Pharmacy Practice Professor Wins Mentoring Award

Laurie Fleming trains student pharmacists in workplace skills

Laurie Fleming

JACKSON, Miss. – Laurie Fleming, clinical associate professor of pharmacy practice at the University of Mississippi School of Pharmacy, has been recognized by the American Pharmacists Association with its 2017 Community Pharmacy Residency Excellence in Precepting Award.

The role of a preceptor is to mentor postgraduate student pharmacists in workplace situations. As part of the School of Pharmacy’s residency programs, Fleming, who is also a pharmacy practitioner, works alongside students and acts as a role model to teach skills needed to work in an ambulatory care setting.

Dylan Lindsay, a previous resident of the university’s Community Pharmacy Residency Program, nominated Fleming for the award. In his nomination letter, Lindsay highlighted Fleming’s commitment to her patients, residents and the profession, saying that she embodied “professional commitment and leadership.”

“This award is an amazing honor and is a direct result of the outstanding residents that I have precepted over the past 10 years,” Fleming said. “Their successes have been the most rewarding part of my career. I am indebted to my students, my colleagues and my family.”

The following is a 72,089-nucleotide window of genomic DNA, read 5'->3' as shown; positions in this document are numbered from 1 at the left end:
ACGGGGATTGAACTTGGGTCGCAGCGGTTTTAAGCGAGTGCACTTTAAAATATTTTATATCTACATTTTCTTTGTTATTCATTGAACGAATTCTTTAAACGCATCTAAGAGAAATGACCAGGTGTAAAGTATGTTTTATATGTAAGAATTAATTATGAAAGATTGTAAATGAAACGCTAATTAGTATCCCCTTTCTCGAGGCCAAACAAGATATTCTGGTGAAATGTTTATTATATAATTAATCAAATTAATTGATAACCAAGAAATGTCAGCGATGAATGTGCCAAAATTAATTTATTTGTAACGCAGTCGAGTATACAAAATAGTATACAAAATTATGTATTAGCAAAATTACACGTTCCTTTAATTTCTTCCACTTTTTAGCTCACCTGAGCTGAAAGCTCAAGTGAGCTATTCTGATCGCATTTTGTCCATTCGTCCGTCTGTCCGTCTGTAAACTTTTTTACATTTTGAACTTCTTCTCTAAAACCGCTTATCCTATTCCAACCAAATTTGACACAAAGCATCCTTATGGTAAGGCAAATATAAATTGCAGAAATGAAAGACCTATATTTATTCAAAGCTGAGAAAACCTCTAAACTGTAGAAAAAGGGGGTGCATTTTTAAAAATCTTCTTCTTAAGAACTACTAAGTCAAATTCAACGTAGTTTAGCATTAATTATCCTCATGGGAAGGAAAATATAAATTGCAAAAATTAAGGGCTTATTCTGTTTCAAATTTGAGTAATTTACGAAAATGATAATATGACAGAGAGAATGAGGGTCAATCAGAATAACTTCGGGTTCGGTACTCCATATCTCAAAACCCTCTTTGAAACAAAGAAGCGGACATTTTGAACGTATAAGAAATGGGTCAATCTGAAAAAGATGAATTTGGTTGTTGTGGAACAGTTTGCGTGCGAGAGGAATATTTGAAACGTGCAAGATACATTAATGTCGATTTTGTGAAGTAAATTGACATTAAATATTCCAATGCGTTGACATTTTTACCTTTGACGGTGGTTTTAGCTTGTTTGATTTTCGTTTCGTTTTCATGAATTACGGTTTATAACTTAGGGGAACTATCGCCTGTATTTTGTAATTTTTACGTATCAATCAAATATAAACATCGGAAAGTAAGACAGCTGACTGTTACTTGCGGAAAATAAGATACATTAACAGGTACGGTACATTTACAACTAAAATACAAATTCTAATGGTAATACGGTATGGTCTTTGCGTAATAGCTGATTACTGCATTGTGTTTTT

Fleming went on to say that winning this award challenged her to be a better preceptor for her students and residents.

“Our profession allows us the opportunity to improve the lives of patients, no matter the practice setting,” she said. “Making even a small difference is so very meaningful.”

Besides this honor, Fleming was named the School of Pharmacy’s 2016 Preceptor of the Year by the school’s students. She has been a recipient of the school’s Teacher of the Year award four times. Previously, she served as president and association manager of the Mississippi Society of Health-System Pharmacists.

“Laurie has demonstrated excellence in precepting, mentoring, leadership and administration of the residency program,” said Seena Haines, chair and professor of pharmacy practice. “She has endless energy and passion that is infectious to our students and residents. I truly appreciate her time and dedication to developing outstanding representatives of community practice.”

Fleming will receive the award at the APhA Annual Meeting and Exposition March 24-27 in San Francisco.

UM Helps Students Prepare for Careers in Sports Administration

New degree program includes business and communication training for majors